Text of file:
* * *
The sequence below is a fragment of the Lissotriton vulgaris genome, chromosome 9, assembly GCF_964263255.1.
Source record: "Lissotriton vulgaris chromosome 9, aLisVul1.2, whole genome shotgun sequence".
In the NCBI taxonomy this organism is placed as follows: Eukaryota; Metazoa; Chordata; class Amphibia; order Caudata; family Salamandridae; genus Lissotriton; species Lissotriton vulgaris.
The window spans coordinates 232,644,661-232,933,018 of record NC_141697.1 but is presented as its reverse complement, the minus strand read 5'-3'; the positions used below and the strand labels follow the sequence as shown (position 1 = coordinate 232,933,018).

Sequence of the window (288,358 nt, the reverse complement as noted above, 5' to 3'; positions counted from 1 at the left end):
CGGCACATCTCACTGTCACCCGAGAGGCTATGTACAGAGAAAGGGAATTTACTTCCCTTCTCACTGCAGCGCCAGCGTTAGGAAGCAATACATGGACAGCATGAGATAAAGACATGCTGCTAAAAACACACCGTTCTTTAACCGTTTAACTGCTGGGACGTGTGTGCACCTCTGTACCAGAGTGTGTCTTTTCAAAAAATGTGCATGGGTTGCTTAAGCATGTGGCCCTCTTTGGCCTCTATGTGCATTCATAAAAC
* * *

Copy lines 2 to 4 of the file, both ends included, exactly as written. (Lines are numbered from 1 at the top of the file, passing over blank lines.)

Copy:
Source record: "Lissotriton vulgaris chromosome 9, aLisVul1.2, whole genome shotgun sequence".
In the NCBI taxonomy this organism is placed as follows: Eukaryota; Metazoa; Chordata; class Amphibia; order Caudata; family Salamandridae; genus Lissotriton; species Lissotriton vulgaris.
The window spans coordinates 232,644,661-232,933,018 of record NC_141697.1 but is presented as its reverse complement, the minus strand read 5'-3'; the positions used below and the strand labels follow the sequence as shown (position 1 = coordinate 232,933,018).